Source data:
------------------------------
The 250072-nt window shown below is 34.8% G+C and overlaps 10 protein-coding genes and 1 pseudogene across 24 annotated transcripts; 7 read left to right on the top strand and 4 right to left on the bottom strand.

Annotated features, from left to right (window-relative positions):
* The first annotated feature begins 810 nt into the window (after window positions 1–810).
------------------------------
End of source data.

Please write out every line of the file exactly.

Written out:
The 250072-nt window shown below is 34.8% G+C and overlaps 10 protein-coding genes and 1 pseudogene across 24 annotated transcripts; 7 read left to right on the top strand and 4 right to left on the bottom strand.

Annotated features, from left to right (window-relative positions):
* The first annotated feature begins 810 nt into the window (after window positions 1–810).